I do not place much stock in books on spirituality. Page after page of dense prose on how one can become one with the universe and listen to its beating heart is not really my kind of reading.
I picked up Herman Hesse's "Siddhartha" on a whim from a bookshop in Darjeeling because I had previously read the magically dark book that is "Steppenwolf", also authored by him. From an age where Eastern spirituality was being explored by Western minds, any Hessian perspective was bound to be interesting.
A fictional contemporary of Gautama Buddha, the titular Siddhartha is a variation of that vague term often found in books on mysticism - a seeker. The book, despite a fair chunk of cryptic text devoted to 'searching', listening to 'the hum of all creation' and all those other tropes found in this story type, is applicable to more than just those seeking spiritual answers.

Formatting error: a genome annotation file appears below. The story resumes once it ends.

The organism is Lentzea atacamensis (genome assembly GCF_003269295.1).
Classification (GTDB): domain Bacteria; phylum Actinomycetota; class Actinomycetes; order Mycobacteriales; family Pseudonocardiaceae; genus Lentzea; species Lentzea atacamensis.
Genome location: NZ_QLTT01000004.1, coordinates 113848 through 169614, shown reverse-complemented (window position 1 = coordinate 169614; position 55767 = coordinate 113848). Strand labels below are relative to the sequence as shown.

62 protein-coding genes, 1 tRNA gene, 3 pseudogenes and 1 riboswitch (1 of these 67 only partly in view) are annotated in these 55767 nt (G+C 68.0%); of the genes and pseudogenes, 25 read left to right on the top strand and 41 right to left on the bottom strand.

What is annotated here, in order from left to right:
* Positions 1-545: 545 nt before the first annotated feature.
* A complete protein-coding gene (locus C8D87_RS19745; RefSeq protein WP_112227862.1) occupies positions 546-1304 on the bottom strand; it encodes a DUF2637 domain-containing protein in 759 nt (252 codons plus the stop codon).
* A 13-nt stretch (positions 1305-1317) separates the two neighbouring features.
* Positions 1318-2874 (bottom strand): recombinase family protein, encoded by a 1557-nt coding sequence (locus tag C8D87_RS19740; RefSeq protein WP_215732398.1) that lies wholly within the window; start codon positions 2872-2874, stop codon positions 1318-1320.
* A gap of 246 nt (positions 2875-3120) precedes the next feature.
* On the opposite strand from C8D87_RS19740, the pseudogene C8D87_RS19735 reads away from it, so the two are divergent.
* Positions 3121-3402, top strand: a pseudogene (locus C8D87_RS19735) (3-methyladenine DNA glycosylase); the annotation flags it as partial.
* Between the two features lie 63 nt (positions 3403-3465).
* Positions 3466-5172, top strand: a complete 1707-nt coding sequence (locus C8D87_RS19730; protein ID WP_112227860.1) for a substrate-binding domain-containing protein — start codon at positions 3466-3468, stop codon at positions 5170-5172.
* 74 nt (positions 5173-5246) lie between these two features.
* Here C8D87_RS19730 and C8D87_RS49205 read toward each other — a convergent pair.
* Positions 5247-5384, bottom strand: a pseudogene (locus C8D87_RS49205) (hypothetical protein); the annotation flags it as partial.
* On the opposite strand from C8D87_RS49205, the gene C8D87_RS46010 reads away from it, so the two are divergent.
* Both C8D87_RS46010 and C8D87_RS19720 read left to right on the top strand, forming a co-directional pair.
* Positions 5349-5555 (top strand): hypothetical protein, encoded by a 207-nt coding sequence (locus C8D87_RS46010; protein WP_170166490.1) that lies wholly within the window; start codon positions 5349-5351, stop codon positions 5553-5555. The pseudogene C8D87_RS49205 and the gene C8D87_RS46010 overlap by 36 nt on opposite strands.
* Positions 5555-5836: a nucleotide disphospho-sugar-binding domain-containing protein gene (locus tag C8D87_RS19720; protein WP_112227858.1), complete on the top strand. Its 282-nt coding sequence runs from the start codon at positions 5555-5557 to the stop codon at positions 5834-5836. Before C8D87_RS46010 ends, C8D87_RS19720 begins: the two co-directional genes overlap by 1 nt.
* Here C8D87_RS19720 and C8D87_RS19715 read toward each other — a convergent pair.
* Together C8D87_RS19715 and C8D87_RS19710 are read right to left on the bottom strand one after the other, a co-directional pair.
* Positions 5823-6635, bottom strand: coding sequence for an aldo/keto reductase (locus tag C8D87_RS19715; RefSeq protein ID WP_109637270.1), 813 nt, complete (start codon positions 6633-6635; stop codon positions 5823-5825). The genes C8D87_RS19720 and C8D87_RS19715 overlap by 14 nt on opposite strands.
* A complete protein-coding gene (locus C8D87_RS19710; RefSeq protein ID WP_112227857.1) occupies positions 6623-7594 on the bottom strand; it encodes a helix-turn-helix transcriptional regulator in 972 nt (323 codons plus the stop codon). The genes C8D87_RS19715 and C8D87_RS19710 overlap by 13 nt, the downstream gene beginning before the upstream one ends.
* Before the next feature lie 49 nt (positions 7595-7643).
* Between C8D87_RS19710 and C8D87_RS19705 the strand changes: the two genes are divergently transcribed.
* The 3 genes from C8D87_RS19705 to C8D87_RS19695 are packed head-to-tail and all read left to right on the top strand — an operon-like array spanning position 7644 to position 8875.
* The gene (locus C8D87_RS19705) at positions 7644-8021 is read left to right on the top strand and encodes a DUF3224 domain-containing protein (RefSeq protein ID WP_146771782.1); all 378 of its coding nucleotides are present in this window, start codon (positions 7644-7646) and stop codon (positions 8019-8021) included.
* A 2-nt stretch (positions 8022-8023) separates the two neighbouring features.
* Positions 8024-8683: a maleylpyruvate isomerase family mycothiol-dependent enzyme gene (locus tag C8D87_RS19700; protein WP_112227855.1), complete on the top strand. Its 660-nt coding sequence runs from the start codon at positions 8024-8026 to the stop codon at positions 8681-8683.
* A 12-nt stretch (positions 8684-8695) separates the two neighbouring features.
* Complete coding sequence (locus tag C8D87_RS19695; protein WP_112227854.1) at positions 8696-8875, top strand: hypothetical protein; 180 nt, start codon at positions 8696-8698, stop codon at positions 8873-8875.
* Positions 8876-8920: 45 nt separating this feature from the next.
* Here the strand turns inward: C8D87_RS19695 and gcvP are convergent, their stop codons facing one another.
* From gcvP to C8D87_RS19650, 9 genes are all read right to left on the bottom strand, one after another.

Siddhartha's journey through cycles of intellectual dissatisfaction, extreme penance and complete sensual pleasure is rewarding to read not because it argues very strongly for either meditation or for materialism. Neither does it picks sides between enlightenment and emotion. By the end of the book, it is beautiful artistic testimony to why we just might need them all.